Malta Emerges as the EU’s Next Problem Child

Source: Spiegel

Michael Vella, father of late Daphne Caruana Galizia, holding a portrait of his late daughter at a protest demanding justice for her.

Malta, the European Union’s smallest member state, generally stays out of the headlines. Two-and-a-half years ago, DER SPIEGEL and other European media outlets involved with European Investigative Collaborations (EIC) published the “Malta Files,” which revealed how German companies were able to save on taxes by establishing themselves on the island. Beyond that, not much tends to be written about the country and its 475,000 residents.

Now, though, dubious links between Maltese business leaders, politicians and organized crime have become visible, and it increasingly looks as though Malta operates by a different rulebook than the rest of the EU. The separation of powers in the country appears to be largely non-existent, with police doing the bidding of politicians and the anti-money-laundering agency joining the judiciary in turning its back all too often on malfeasance, instead of investigating, prosecuting and punishing criminal behavior.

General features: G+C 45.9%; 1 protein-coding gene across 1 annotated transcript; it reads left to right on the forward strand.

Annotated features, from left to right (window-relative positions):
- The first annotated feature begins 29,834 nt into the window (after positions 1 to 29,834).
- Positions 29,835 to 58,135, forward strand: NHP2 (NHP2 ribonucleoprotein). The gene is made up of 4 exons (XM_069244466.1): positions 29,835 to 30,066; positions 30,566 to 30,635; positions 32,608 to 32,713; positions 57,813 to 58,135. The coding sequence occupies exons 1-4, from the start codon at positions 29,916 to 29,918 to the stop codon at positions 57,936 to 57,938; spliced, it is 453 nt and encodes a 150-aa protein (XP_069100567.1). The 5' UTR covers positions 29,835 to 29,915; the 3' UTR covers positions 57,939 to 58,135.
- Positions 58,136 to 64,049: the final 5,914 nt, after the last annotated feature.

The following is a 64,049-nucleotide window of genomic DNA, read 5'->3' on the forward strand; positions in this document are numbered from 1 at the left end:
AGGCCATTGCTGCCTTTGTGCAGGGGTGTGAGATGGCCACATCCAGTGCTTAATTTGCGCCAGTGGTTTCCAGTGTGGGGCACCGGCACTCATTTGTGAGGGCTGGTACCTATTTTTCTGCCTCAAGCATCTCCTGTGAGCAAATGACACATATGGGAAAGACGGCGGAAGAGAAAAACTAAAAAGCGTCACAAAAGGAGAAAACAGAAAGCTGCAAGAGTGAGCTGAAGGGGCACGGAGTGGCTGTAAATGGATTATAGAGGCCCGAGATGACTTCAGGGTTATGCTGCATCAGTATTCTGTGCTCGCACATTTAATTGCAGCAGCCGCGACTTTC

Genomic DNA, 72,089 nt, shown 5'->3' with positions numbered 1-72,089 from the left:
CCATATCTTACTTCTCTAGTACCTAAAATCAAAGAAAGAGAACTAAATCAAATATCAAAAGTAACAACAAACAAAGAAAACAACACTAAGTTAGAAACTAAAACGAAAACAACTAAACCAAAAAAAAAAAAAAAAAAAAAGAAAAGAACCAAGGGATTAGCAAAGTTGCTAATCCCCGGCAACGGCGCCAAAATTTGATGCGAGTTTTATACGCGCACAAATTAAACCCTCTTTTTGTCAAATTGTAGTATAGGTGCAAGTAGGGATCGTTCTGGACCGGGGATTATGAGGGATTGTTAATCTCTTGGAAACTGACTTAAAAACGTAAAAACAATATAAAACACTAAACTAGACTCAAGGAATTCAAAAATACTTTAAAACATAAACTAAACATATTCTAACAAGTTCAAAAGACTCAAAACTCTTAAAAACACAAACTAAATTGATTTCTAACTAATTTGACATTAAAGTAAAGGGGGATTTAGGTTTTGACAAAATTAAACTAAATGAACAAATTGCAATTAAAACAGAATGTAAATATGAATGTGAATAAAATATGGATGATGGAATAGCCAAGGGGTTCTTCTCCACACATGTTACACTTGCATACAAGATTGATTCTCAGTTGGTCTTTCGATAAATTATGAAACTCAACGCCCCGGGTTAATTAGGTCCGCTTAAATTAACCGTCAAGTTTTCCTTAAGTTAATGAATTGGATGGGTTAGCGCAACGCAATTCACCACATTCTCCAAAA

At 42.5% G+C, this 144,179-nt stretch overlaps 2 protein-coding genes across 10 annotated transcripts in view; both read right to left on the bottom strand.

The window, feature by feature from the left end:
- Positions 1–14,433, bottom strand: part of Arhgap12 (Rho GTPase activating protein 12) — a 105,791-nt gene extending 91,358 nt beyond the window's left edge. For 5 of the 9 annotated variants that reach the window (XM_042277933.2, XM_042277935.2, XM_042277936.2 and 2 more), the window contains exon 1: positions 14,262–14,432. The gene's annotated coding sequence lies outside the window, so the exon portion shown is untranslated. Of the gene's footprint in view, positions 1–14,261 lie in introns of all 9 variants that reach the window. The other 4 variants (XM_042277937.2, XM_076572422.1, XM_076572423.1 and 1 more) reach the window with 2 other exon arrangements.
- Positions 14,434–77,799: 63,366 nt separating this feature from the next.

Alarmed, the European Parliament sent a delegation to Malta a few days ago, with the European Commission in Brussels warning the country’s government to refrain from exerting political influence on the investigation. The murder of Caruana Galizia, it would seem, is no longer just a problem for Maltese politics. It is now emerging as an acute threat to European values, the rule of law, the freedom of the press and a rules-based market economy. Ultimately, it is about how many banana republics the EU can tolerate within its ranks.


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